I think that is what is so perplexing with China, she knows she is doing the wrong thing, and she does it in a sneaky way, and if we come into the room, she automatically slinks off into her kennel. Her favorite trick is jumping on the feeding platform and eating the cats' food. She waits till we are elsewhere in the house, then we hear her jump up there and come in to bust her, and by the time we arrive, she is back in her kennel with a mouthful of food. Mike yells at her, I keep telling him that yelling isn't the answer, but he does it anyway
Thanks for the insights. Dani is coming over in the morning and I'll see if she has some ideas for you. Fish tank carbon works wonders on eliminating the smells of dead critters in the walls and under floors (just a thought).

I pondered my shepard mix, Nita, a bit more today as she sounds a lot like China (she's been gone many years so I had to think for a while). Nita had her first spinal x-ray at age 10 months and by the time she was 4-1/2 years old, her spine had fused into an arc and paralyzed her (inoperable and in extreme pain we released her). I had just moved here and my vet was still new - he had never seen such advanced arthritis in a dog so young and wouldn't believe me when I told him her age. She was 6 weeks old when I adopted her so I knew her age. It was clearly a genetic disorder.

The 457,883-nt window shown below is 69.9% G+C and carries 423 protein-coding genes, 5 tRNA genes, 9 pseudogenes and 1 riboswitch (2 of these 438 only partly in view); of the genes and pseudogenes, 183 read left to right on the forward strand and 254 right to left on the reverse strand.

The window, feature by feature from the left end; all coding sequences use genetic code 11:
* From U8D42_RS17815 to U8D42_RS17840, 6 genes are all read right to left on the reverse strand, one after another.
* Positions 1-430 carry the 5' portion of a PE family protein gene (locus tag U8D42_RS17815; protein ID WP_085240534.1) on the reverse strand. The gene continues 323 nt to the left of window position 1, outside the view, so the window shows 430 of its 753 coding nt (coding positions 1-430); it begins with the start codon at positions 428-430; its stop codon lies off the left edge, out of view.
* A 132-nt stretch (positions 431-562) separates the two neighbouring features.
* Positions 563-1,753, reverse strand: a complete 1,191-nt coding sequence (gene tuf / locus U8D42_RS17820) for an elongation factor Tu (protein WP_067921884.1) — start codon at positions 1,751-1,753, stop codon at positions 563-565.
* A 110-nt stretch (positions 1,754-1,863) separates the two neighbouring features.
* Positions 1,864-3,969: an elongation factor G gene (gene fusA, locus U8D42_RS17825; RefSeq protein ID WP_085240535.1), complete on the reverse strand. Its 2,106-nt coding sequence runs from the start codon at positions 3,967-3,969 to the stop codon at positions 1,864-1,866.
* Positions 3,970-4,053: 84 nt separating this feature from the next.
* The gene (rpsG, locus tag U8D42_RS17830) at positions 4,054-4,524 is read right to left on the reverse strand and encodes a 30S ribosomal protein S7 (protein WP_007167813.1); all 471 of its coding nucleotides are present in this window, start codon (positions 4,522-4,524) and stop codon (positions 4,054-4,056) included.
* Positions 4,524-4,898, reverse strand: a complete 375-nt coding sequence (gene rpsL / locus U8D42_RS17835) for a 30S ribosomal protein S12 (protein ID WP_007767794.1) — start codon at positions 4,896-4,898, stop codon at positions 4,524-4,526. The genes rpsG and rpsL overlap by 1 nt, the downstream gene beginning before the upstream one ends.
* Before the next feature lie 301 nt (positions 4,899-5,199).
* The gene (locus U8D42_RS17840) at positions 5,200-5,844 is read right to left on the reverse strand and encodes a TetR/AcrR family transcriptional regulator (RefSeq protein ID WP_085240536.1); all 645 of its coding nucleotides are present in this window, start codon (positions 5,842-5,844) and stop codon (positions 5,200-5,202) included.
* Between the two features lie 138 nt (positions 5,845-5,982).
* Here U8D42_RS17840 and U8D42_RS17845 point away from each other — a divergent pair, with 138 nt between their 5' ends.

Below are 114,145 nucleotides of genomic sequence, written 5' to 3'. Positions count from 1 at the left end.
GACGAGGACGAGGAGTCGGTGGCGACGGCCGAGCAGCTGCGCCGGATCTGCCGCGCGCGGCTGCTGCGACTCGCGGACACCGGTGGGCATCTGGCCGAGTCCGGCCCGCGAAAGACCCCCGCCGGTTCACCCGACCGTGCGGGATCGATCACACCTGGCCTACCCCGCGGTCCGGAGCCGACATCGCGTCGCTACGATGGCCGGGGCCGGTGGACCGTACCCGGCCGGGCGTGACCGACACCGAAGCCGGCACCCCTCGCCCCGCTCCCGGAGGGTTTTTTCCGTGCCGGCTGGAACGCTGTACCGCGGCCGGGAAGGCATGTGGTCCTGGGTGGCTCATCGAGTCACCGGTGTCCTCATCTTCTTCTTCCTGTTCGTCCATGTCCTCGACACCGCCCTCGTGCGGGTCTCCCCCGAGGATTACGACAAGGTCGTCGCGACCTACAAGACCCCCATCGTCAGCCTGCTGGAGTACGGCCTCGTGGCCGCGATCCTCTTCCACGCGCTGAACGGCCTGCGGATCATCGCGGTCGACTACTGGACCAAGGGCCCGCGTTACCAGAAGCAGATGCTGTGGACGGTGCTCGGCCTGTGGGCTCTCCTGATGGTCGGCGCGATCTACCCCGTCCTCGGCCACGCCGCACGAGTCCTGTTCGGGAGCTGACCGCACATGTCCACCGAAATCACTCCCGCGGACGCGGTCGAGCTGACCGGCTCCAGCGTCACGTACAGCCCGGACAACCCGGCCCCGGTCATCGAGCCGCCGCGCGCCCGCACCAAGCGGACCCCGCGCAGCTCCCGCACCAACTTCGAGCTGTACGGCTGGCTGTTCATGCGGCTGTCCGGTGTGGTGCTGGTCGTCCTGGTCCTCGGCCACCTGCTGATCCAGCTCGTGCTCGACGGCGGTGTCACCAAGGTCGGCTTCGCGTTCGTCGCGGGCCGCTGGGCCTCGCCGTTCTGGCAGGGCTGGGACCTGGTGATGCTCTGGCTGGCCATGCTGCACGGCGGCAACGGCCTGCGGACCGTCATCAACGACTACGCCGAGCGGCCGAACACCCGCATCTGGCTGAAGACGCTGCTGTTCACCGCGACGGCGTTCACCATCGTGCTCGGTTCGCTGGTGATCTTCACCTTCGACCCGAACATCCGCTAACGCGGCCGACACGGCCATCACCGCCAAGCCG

You said China was poorly bred - could she have some genetic disorder waiting to rear its ugly head? Dogs with health problems seem to like to chew thru things - it's almost like they need to do something to keep them distracted from their pain. That is usually the first sign that I notice that a dog is ill.

I just shared your story with my husband. His advice: build a stainless steel room and keep her there until she outgrows it. (groan)

I will ask Dani tomorrow.
post #22 of 29
lol thanks for the idea, but the remodeling doesn't call for a stainless steel room Any stainless steel we have around here goes into building knives.
post #23 of 29
M.A., China's catching birds in midair really isn't all that unusual. My sister's Viszla has been doing it for years (she kills more birds than all three cats together). We had a Boxer whose "hobby" was catching blackbirds in midflight. I made the mistake of doing Agility with him, thinking it would burn off excess energy, etc., and was soon told by the "Agility experts" that that was the wrong sport for a dog with excessive jumping behavior. They were right, as he seemed to think I'd be pleased when he jumped the coffee table, sofas, fences, etc.. We switched him to swimming in the summer, and hiking in the winter, and the excessive jumping stopped.
post #24 of 29
Thread Starter